Lily Arbisser and Jason Wirth in Sarasota

Soprano Lily Arbisser and pianist Jason Wirth have taken the top prize at the National Federation of Music Clubs Young Artist Competition, held in Jacksonville FL. They included “Deathbeds” from my cycle Holy the Firm as part of their program. I heard them do the piece in NYC not that long ago, and I am not surprised that their performance of it helped bring them this recognition – they pull off that challenging piece with passion and precision. They offered the complete cycle as part of a post-contest program in Sarasota, and will be including my music on upcoming performances  booked as part of their competition prize. It means so much to me for these gifted young artists to be taking up my music – a piece that is now 20 years old, though I find that very hard to believe. Here is Lily’s NYC performance.

The Crossing and Aniara

My friends at The Crossing embark on a remarkable adventure starting tonight here in Philadelphia. Aniara: Fragments of Time and Space is a big new work of what you might call choral theatre. Rob Maggio (a U Penn alum) is the composer, and you can read more about the collaborators here. The good news – given that the performances are sold out – is that there will be livestreams of the Friday evening and Saturday afternoon performances – go here for those.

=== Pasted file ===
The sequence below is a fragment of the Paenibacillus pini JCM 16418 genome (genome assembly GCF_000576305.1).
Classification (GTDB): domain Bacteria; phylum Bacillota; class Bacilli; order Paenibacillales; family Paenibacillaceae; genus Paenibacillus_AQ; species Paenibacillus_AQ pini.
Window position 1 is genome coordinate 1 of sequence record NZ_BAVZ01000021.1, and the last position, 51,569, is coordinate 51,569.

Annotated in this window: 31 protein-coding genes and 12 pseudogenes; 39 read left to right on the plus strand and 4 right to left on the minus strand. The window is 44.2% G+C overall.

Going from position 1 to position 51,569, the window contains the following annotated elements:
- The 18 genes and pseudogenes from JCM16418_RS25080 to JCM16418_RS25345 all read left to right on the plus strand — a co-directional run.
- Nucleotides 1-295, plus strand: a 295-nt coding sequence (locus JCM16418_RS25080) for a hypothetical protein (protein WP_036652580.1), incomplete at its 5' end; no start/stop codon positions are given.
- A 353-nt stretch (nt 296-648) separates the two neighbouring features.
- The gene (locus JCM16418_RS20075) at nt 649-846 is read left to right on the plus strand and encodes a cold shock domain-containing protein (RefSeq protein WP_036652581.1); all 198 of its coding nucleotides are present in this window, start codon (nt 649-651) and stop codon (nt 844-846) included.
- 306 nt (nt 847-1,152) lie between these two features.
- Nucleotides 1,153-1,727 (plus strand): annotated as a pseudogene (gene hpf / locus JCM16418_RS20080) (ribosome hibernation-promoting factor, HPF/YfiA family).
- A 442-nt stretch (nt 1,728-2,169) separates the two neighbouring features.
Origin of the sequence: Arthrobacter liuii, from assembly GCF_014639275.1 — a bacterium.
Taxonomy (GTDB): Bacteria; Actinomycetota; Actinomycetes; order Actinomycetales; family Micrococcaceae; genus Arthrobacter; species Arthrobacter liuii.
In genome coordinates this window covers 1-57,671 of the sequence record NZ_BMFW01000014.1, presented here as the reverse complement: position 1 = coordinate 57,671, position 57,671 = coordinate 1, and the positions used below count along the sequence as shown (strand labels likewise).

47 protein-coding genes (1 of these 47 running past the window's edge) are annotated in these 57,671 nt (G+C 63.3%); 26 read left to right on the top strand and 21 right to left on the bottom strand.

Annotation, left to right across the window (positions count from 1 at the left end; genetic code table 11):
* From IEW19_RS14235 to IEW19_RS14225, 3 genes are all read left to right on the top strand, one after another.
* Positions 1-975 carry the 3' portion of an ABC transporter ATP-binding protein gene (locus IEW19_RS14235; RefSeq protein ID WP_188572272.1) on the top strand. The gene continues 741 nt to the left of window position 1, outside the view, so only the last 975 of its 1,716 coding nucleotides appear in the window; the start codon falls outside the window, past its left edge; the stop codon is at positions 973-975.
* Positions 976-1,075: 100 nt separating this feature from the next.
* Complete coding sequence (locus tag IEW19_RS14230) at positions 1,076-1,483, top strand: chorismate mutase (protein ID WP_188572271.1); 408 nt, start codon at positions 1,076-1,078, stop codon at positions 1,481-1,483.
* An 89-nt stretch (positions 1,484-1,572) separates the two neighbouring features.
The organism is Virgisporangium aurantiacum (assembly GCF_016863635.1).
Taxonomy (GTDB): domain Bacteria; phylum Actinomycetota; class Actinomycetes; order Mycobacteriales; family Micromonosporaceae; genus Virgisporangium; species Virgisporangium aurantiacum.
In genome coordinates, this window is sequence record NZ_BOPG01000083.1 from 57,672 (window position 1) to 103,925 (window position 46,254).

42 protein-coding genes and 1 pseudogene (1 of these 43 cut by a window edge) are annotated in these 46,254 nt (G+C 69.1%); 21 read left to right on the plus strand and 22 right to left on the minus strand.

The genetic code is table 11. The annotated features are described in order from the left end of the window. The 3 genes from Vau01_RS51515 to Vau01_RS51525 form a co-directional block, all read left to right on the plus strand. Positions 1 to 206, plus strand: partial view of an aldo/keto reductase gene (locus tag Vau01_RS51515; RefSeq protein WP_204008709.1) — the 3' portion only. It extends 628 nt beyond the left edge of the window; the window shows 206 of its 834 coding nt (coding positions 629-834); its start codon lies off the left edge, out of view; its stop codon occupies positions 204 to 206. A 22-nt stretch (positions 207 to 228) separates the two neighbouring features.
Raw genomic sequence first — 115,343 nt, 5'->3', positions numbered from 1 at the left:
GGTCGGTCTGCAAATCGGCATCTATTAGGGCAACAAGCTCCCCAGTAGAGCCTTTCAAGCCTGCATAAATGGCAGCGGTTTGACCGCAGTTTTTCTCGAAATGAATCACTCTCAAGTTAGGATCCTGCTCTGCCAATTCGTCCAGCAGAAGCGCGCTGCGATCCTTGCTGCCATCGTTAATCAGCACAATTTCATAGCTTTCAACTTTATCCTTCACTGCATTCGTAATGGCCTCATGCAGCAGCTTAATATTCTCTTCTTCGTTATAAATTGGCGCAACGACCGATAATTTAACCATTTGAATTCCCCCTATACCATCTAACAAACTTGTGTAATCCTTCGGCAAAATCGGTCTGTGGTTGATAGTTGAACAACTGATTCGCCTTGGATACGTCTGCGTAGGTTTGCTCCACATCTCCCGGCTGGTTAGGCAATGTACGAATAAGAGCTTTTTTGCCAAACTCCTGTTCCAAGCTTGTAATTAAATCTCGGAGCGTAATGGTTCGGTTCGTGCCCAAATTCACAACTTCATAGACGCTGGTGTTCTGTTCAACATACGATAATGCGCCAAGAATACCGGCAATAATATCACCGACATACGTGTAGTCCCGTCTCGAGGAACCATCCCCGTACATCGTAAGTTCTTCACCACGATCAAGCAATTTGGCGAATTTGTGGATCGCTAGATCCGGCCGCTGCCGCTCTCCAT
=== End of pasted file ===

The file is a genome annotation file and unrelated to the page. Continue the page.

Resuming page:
I feel I can say “my friends at The Crossing” because I have been privileged to have the group perform my music on several occasions. We will be recording an album of my choral music later this summer. Here is the premiere of the big Mass I wrote for the group, combining the traditional Latin texts with poetry of Denise Levertov reflecting on those texts.

Recent Reading and Listening

  • I’ve been browsing in the collections of program notes by Michael Steinberg. These are in three books: The Concerto, The Symphony, and Choral Masterworks. Steinberg’s prose is elegant and companionable, but more importantly, his writing makes me want to revisit some older favorites, as well as get to know some pieces unfamiliar to me – the Violin Concertos by Britten and Sessions, and works by Frank Martin and Franz Schmidt, among others. The best writing on music points you toward the music itself.